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Avery Point_ZBaumann

The fact that rising atmospheric CO2 concentrations gradually erode average oceanic pH, carbonate saturation states, and buffering capacity has greatly heightened concerns about impacts on marine organisms and ecosystems. A whole new sub-field of oce

Hannes Baumann

on 24 October 2014

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Transcript of Avery Point_ZBaumann

Anthropocene - a new epoch and new problems: couple examples
Zofia and Hannes Baumann

St.Johns (2001-2002)
Hamburg (2002-2008)
UConn Avery Point (2014)

Planetary boundaries & the emergence of a new research
Why care about ocean pH?
Impacts of pH on living organisms is not always black and white!
Why are responses to CO2 so different?
2. Most organisms don't live in an 'average open ocean'
Well....It is complicated
1. Unaccounted variables
3. Transgenerational effects
Unaccounted variables
CO2 x light
Increasing CO2 sensitivity with decreasing light levels
"... OA studies must better account for the potential moderating role of light upon growth/diversity if we are to move beyond the current ..."
Suggett et al. Coral Reefs 2013
CO2 x food
Ad libitum food may disguise CO2 effects on growth in survivors
"This could also explain the mostly neutral or positive growth effects of increasing CO2 levels reported by other studies on fish early life stages ..."
Murray et al. MEPS 2014
Most organisms don't live in an 'average open ocean'
The majority of ecologically and economically important marine organisms spend all or part of their life in coastal environments
(Hendriks et al. 2010)
Researching coastal environment

“… most OA experiments to date have only considered the impacts on ‘adults’ or ‘larvae’, ignoring the potential link between the two life-history stages and possible carry-over effects that may be passed from adult to offspring”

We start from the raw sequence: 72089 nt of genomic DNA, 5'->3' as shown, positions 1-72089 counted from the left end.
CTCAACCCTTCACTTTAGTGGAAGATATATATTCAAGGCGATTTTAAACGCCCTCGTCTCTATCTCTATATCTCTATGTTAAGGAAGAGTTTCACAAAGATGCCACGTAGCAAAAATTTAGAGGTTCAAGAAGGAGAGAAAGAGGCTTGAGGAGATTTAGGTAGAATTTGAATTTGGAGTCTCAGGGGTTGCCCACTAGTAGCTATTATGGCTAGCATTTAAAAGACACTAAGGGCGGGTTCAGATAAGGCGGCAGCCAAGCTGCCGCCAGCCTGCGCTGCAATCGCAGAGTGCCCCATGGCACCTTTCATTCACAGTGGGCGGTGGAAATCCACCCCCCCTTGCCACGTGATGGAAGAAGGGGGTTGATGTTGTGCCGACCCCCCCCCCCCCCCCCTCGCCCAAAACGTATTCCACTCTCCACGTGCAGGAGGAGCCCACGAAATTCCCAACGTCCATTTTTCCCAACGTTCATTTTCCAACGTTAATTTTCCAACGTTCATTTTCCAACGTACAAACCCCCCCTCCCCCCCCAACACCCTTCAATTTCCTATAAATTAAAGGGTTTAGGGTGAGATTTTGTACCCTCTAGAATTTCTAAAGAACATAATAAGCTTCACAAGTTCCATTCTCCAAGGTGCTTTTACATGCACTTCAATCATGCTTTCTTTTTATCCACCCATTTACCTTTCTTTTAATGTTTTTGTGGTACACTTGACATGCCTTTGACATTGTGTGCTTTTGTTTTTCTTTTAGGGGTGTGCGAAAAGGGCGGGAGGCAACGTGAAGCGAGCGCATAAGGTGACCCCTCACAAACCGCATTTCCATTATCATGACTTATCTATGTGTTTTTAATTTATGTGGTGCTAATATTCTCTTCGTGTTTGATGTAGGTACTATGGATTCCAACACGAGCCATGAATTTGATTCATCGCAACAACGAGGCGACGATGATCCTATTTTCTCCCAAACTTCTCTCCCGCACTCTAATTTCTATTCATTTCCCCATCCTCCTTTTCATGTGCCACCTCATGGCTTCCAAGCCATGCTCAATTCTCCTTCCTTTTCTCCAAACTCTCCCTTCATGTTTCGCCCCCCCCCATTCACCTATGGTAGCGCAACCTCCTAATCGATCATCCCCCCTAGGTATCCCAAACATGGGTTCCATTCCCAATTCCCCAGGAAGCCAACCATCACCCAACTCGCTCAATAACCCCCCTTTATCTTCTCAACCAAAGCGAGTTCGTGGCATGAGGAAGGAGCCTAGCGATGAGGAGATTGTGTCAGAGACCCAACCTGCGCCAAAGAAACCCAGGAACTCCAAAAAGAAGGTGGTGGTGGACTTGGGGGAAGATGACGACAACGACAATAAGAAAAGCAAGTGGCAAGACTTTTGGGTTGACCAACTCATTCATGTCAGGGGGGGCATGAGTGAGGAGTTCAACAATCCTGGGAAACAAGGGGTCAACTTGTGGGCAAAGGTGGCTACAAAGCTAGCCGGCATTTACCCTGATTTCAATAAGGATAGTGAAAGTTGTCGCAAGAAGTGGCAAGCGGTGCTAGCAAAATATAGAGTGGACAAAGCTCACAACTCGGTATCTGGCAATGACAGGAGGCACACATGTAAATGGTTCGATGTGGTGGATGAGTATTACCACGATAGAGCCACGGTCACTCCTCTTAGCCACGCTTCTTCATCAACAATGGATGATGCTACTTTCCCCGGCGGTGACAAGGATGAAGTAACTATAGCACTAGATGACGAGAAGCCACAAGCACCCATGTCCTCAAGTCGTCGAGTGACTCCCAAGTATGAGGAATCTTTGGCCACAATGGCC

(Parker et al. 2012)
Laboratory evidence that parental CO2 exposure influences offspring sensitivity (clownfish, oyster)
Could it be important in the wild?
Offspring sensitivity to ocean acidification changes seasonally in a coastal marine fish
Murray, Malvezzi, Gobler & Baumann MEPS Feature May 2014
Offsping from a wild population
Experiments covered the entire spawning season
control - 1,000 - 2,000 ppm CO2
optimal temperature!
Atlantic Silverside (M. menidia)
Important forage fish
Parallel monitoring of pH in the spawning habitat
Field sampling + laboratory experiments + monitoring
Transgenerational plasticity to high CO2 is not just a laboratory phenomenon, it may be a common adaptive strategy in coastal environments
Detecting the Unexpected:
A Research Framework for Ocean Acidification
Catherine A. Pfister,
Andrew Esbaugh, Christina Frieder, Hannes Baumann, Emily Bockmon, Meredith White, Brendan Carter, Heather Benway, Carol Blanchette, Emily Carrington, James McClintock, Daniel McCorkle, Wade McGillis, T. Aran Mooney, Patrizia Ziveri
Second U.S. Ocean Acidification Principal Investigators' Meeting
Gallaudet University's Kellogg Conference Center, Washington, DC
September 17-20 2013
"The first key observation from other ecological studies is that assays and experiments with single species do not necessarily predict the features of multi-species systems."
Nitrogen fixation
Fish species near power plant
Schiel et al. 2004
Tilman et al. 1996
"A second key observation is that structural and functional properties of a system may not respond similarly."
Primary producers in lakes:
Schindler et al. 1985
Species composition changed, but not their productivity
Acid rain
"We need to ask how ecosystem function changes with OA, including any direct or indirect effects on the fitness of key species."
Presently, the research efforts and thus understanding of the key OA linkages are unevenly distributed.
well understood
Strong current research programs / gains in understanding
poorly understood/funded
poorly understood/funded
Rockstroem et al.
2009 "A safe operating space for humanity"

Hofmann et al. PLOS One 2011
Hofmann et al. PLOS One 2011
Hofmann et al. PLOS One 2011
Hofmann et al. PLOS One 2011
Melzner et al. Mar Biol 2012
Environmental Science & Technology 48, 2014

Fukushima accident in 2011 - a case of man-made disaster
What happened to all the man-made radioactivity?
some was taken away by ocean currents and some is absorbed by the seaed
Radioactivity in locally caught fish
We have entered new epoch Anthropocene (Greek roots: anthropo- "human" and -cene "new"
In Anthropocene, we have pushed the boundaries of our planet by creating e.g. ocean acidification or by polluting biosphere with chemicals
New concept: "transgenerational plasticity"

New good thing coming out of a disaster - radioactive tracer for fish migrations
Full transcript